OBJECTIVES: Catheter-associated urinary tract infection (CAUTI) is the most prevalent hospital-acquired infection, yet little is known about emergency department (ED) use of urinary catheters.
The objective was to describe use of urinary catheters in U.S. EDs and determine the proportion that was potentially avoidable.
METHODS: The National Hospital Ambulatory Medical Care Survey (NHAMCS), a weighted probability sample of U.S. ED visits, was analyzed from 1995 through 2010 for use of urinary catheters in adults. Use of a urinary catheter was a specific chart review element and was classified as potentially avoidable if none of the Centers for Disease Control and Prevention (CDC) list of appropriate indications were met by ED visit diagnoses or patient disposition. Annual frequency of urinary catheter use and appropriateness were calculated. Predictors of ED-placed urinary catheters for admitted patients were assessed with multivariate logistic regression.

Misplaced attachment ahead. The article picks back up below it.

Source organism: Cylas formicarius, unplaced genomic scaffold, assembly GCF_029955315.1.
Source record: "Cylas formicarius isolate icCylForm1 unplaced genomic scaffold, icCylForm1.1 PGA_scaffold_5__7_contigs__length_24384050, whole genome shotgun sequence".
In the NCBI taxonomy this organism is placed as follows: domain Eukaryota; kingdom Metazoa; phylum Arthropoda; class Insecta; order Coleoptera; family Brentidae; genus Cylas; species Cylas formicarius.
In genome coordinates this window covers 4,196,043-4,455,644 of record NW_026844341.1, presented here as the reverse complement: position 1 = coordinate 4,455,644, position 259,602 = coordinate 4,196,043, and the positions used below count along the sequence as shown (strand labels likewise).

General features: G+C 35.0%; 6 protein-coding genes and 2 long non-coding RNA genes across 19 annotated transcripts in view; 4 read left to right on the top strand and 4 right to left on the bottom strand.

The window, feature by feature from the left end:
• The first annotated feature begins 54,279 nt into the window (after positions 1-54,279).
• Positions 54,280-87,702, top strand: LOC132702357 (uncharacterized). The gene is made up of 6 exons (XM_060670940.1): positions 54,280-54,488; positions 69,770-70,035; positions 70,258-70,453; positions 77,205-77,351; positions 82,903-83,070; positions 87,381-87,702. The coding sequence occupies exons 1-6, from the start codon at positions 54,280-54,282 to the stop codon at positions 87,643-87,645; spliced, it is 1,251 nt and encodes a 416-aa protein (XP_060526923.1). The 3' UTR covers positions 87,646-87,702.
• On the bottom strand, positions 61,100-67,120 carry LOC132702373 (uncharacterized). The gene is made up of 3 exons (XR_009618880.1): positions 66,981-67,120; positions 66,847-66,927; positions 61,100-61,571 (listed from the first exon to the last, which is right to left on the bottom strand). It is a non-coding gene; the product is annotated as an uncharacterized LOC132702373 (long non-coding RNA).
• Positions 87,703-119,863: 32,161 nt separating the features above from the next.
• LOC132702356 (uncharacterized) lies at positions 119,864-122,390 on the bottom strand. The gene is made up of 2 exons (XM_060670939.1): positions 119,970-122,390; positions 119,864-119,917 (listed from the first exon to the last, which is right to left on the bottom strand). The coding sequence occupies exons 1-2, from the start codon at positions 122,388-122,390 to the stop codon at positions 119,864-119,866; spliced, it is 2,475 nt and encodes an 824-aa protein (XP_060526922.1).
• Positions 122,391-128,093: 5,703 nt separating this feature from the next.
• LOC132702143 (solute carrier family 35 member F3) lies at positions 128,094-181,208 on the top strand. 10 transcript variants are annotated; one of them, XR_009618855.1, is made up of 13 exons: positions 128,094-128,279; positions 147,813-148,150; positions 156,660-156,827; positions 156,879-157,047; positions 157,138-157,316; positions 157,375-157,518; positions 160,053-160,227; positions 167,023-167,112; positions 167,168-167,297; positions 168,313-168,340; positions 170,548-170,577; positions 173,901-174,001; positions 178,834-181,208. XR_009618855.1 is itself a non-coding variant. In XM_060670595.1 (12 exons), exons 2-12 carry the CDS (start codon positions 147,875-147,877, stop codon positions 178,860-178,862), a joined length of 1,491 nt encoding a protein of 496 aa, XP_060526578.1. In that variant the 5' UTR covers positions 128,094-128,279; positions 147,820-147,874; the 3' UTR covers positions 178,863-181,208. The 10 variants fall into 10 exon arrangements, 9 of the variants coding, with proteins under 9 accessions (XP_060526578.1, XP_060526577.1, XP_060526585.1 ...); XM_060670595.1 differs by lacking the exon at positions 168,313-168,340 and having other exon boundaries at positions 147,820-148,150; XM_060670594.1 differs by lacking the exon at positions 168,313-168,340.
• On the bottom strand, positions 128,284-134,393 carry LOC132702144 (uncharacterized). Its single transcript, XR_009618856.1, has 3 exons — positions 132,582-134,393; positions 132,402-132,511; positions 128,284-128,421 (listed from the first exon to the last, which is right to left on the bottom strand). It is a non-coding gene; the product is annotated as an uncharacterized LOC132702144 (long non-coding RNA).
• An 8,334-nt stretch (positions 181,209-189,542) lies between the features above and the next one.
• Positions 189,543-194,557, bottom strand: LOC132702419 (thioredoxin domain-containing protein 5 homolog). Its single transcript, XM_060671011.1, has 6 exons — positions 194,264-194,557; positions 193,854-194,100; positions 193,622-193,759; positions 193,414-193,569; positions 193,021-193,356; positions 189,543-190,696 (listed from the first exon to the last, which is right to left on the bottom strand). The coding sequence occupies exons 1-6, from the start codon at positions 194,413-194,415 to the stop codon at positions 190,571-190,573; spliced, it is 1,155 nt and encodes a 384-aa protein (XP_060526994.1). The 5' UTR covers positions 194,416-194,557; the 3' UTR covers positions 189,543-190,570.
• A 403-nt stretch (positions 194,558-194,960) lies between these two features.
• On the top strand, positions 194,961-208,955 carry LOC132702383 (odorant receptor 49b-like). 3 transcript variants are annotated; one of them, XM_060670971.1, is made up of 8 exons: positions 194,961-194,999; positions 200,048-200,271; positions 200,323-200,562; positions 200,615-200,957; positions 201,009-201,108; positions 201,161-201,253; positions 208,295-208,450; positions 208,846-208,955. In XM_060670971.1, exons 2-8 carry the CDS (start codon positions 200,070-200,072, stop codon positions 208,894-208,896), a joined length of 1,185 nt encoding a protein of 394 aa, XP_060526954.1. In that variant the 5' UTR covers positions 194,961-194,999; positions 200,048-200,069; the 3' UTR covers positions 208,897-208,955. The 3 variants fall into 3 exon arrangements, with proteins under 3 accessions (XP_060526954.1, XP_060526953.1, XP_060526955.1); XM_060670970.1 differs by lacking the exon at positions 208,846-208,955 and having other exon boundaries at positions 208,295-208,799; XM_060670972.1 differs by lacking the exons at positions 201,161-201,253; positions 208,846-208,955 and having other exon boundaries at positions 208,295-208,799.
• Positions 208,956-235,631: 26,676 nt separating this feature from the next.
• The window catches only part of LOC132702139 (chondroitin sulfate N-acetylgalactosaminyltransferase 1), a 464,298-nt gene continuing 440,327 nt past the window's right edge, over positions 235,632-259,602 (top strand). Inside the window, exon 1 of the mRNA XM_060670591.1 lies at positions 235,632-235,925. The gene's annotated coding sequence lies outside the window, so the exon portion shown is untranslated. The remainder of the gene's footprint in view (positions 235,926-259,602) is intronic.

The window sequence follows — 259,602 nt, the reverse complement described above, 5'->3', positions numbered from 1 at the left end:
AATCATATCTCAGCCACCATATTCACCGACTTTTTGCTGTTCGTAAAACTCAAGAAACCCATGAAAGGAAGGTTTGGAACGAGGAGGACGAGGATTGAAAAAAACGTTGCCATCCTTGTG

RESULTS: The annual rate of ED-placed urinary catheters varied from 2.2 to 3.3 per 100 adult ED visits. Among admitted patients, 8.5% (95% confidence interval [CI] = 8.0% to 9.1%) received urinary catheters; 64.9% (95% CI = 56.9% to 72.9%) were potentially avoidable. Among discharged patients 1.6% (95% CI = 1.5% to 1.7%) received urinary catheters. There was no significant trend over time in the use of urinary catheters or potentially avoidable urinary catheters (PAUCs). Predictors of catheter use in admitted patients included indicators of patient severity, female sex, and race/ethnicity. Hospital characteristics predicting catheter use included region, ownership type, and urban location. Predictors of potentially avoidable urinary catheter use were lower patient severity, female sex, care by a midlevel practitioner, and nonurban location.
CONCLUSIONS: Reducing use of urinary catheters outside of CDC guideline criteria in ED patients is a promising strategy to reduce CAUTIs.
Schuur JD, Chambers JG, Hou PC. Are you the author?
The Department of Emergency Medicine, Brigham and Women's Hospital, Boston, MA; The Department of Medicine (Emergency), Harvard Medical School, Boston, MA.
Reference: Acad Emerg Med. 2014 Mar;21(3):292-300.